Tall wooden buildings could be safer than steel
Increasingly architects and engineers around the world are turning back to wood for construction – even for multi-storey buildings. Wood’s advantages of weight and convenience, as well as resilience, also make it a wise choice for earthquake-prone areas.
But the obvious question is how would a multi-storey building perform in a fire – wouldn’t it be a towering inferno just waiting to happen?
Somewhat surprisingly, the answer is no. A tall wooden building could actually be safer than steel in a fire.
Average building fires reach temperatures of 700 to 1000 C. Steel framing can distort or fail at even comparatively low temperatures, retaining only 10 percent of its strength at 750 C.
Large wooden structural members in comparison can retain their integrity for several hours in an intense fire.
Professor of Civil Engineering at Canterbury University, Andy Buchanan, says modern, well designed multi-storey timber buildings have more than enough fire resistance.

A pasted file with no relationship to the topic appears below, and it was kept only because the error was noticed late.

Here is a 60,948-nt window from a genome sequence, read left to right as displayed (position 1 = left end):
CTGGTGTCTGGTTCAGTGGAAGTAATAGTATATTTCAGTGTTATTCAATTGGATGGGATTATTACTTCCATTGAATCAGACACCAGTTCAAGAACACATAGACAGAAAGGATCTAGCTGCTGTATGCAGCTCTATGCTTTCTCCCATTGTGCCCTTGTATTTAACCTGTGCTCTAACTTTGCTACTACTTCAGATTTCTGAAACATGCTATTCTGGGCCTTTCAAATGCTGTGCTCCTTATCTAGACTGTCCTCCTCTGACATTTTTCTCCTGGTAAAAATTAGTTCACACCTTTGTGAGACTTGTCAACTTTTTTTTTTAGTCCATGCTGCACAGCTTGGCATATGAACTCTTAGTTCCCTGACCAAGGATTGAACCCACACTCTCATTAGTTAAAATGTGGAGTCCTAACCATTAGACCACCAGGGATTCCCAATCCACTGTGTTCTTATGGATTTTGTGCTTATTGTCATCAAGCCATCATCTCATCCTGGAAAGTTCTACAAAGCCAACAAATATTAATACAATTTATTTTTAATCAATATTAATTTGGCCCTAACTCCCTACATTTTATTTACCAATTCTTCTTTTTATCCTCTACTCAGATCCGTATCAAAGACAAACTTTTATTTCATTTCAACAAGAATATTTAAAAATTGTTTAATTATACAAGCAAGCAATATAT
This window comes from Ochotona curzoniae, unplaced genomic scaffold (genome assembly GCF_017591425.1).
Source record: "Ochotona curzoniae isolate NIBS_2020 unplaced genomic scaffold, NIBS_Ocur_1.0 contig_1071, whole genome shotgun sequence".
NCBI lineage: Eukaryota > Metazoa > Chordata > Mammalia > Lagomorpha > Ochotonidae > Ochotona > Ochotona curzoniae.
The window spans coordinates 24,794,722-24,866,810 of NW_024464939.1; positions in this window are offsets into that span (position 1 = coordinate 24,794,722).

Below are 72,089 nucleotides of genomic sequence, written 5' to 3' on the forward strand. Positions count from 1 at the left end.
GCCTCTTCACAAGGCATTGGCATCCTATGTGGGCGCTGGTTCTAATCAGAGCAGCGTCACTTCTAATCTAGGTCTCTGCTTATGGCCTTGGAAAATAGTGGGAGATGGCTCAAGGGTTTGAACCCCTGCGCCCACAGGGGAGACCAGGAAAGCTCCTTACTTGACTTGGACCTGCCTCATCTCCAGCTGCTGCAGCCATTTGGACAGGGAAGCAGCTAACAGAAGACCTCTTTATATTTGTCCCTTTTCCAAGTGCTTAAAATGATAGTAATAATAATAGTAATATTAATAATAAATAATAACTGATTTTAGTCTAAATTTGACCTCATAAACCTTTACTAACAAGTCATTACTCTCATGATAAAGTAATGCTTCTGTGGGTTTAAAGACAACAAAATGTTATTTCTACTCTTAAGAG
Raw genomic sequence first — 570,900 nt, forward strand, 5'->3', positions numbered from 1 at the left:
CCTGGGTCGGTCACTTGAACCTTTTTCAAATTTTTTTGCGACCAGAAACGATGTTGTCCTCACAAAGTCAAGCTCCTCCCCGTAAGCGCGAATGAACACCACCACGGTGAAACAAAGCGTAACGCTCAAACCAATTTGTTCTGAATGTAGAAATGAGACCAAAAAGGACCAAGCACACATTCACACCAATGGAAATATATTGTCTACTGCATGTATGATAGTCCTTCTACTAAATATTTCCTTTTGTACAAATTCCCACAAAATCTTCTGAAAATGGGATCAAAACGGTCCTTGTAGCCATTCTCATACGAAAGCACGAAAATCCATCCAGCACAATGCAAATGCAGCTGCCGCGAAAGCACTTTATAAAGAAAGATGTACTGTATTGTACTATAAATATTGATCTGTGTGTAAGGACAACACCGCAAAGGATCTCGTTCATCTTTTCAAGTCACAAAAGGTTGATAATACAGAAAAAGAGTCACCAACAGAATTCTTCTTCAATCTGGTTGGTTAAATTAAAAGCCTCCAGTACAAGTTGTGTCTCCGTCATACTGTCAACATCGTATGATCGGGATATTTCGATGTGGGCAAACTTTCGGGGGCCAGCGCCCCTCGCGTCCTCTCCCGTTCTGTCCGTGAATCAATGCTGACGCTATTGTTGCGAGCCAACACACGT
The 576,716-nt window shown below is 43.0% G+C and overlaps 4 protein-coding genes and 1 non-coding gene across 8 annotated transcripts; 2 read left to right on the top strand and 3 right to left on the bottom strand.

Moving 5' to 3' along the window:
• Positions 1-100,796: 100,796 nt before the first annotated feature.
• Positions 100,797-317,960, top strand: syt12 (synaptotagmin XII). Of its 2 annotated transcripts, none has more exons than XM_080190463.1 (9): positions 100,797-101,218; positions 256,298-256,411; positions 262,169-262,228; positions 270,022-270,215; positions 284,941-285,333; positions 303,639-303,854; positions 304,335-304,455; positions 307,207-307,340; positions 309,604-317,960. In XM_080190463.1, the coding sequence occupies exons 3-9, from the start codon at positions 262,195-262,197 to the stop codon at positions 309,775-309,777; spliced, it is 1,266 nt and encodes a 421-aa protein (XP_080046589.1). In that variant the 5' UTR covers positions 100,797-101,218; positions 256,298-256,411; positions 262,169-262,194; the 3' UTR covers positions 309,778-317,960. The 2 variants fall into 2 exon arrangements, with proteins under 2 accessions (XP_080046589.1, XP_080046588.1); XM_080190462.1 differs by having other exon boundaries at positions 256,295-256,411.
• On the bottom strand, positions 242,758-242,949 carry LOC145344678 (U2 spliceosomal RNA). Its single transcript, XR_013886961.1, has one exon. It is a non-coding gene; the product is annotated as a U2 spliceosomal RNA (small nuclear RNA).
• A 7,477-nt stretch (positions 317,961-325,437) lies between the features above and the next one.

“Fire performance is only a disadvantage for wood if the buildings are poorly constructed with inadequate plaster-board protection of light timber framing and a large number of buildings very close to each other.”
In a fire, heavy timber burns on the surface. This forms a ‘char’ which can be seen when a large piece of wood is burnt on an open fire. Char has a very low density, is porous and a good insulator – just think of all the tall tree trunks left standing after a devastating forest fire.
During a fire this char layer progressively disintegrates on the outside and moves deeper into the wood. The charring rate is relatively constant and for radiata is about 0.7 mm per minute in a fully developed fire.
This means that after an hour the member would have lost 42 mm from each unprotected surface. If an isolated column was, for instance, 400 mm by 200 mm, it would retain a 316 mm by 116 mm cross section of good structural timber.
The size of these members can be specified to ensure that the reduced section size is still adequate to be structurally sound and continue to support the building after this period of fire.
If you avoid collapse you increase the chances for people to escape.
“Mostly what burns in a building fire is not the wood or the wood structure, it’s the solid petrol in all the foam and plastic in the finishings.
“This is a problem irrespective of whether the building is made from wood, steel or concrete,” Prof Buchanan says.
Read these.pdfs, also found on the NZ Wood Fire Performance page.
Behaviour of timber in fire – .pdf